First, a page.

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Asia/South Asia
Dressed for international success
Amy Kazmin

          Communist-ruled Vietnam is flourishing as a manufacturing base for many well-known western companies, drawn by its diligent and inexpensive labour force. But while its economy booms on the back of expanded trade, many state- owned enterprises are struggling to adjust to international markets.
Vietnam's more than 55 state-owned textile and garment companies limped along for years churning out low-quality winter jackets and other items that state trading companies sold to markets in eastern Europe and central Asia, as well as captive domestic consumers.
Yet when Hanoi's 1990s economic liberalisation -- and its 2001 bilateral trade deal with the US -- drew international brands to Vietnam, the over-staffed and under-performing state garment companies were ill-equipped to profit from the surging western interest.
Managers, though nominally under the umbrella Of Vietnam's National Textile Garment Group (Vinatex), failed to co-ordinate new investments, resulting in massive over-capacity and cut-throat competition. Hanoi, meanwhile, offered a financial lifeline that gave managers little incentive to improve.
Le Quan An, chairman of Vinatex -- an amorphous Vietnamese entity known as a "general corporation" -- had little power over manufacturers. "Before, our state companies acted independently," he says. "If they made profit, they kept it." Even if they made no profits, but simply came close to breaking even, they faced no repercussions, he adds.
But Vinatex and its 55 affiliated companies have recently been shepherded through a restructuring effort led by PwC, and funded by the UK government's Department for International Development.
Its story highlights the challenges of transforming the structure and culture of former state enterprises with little experience of the profit motive -- and highly suspicious of outside advisers -- and turning them into attractive, reliable partners for international business.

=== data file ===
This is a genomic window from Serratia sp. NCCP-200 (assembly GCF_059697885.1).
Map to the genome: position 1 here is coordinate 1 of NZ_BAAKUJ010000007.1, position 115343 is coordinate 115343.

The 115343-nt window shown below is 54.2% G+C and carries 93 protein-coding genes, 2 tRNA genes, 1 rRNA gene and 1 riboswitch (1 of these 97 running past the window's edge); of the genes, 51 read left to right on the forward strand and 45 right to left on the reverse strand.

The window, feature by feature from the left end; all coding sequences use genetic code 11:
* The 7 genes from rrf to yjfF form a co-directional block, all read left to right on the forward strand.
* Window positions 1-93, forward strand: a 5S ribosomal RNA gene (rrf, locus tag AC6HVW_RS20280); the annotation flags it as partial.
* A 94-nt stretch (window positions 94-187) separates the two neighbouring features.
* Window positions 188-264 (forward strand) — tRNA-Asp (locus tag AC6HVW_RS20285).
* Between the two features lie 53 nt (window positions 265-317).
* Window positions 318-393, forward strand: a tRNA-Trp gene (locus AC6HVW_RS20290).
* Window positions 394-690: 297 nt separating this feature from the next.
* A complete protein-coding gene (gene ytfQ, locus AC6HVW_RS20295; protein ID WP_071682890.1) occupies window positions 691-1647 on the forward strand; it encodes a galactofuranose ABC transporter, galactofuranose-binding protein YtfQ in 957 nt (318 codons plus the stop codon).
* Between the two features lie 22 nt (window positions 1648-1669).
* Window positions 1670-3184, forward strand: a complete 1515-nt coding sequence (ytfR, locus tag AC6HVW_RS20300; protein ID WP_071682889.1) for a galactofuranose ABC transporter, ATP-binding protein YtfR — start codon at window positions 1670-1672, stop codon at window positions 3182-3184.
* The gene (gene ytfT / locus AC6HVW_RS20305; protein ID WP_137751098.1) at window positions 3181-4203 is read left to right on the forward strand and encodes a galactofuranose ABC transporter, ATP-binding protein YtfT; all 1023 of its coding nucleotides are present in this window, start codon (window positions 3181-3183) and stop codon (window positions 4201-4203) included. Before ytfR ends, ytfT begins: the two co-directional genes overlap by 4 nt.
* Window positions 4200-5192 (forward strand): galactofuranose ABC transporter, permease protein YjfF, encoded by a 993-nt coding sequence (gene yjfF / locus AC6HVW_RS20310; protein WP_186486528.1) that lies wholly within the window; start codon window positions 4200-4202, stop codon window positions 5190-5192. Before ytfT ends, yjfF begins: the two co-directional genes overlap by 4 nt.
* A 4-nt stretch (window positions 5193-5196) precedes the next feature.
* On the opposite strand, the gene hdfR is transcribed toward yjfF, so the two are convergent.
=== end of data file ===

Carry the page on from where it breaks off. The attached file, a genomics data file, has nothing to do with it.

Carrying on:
The project sought to turn Vinatex from a toothless administrative entity into something closer to a profit-oriented holding company.
The manufacturing units themselves are also being turned into partially privatised share-based corporations, with equity held by the state - at levels between 25 and 82 per cent - as well as management, employees and outside investors.
A new "holding company" law allows Vinatex to collect the state's share of profits from its subsidiaries, then re-allocate that capital for investment to the best performers. "Now we act as a real owner," says Mr An. "In the past, we talked with the enterprises many times, and sometimes they followed us, but most of the time they didn't. Now we only talk very little. But the result is very important."
Vinatex subsidiaries are already exporting around $1.0bn in garments each year for such brands as Zara, The Limited, Nike, Liz Clairburne and Marks and Spencer. US-based Burlington also recently announced plans to create a $80m joint venture cotton manufacturing factory with a Vinatex subsidiary.
But industry players say the firms' financial weaknesses, and managers' slow decision-making and deeply engrained aversion to risk, still undermines their appeal as larger-scale suppliers.
Vinatex group earnings, a meagre $4.3m in 2003, did rise to $12m last year, as the pursuit of profit has preempted more traditional communist pre-occupations, such as job creation. "All management understands that profits are number one," says Vu Due Giang, Vinatex's acting general director.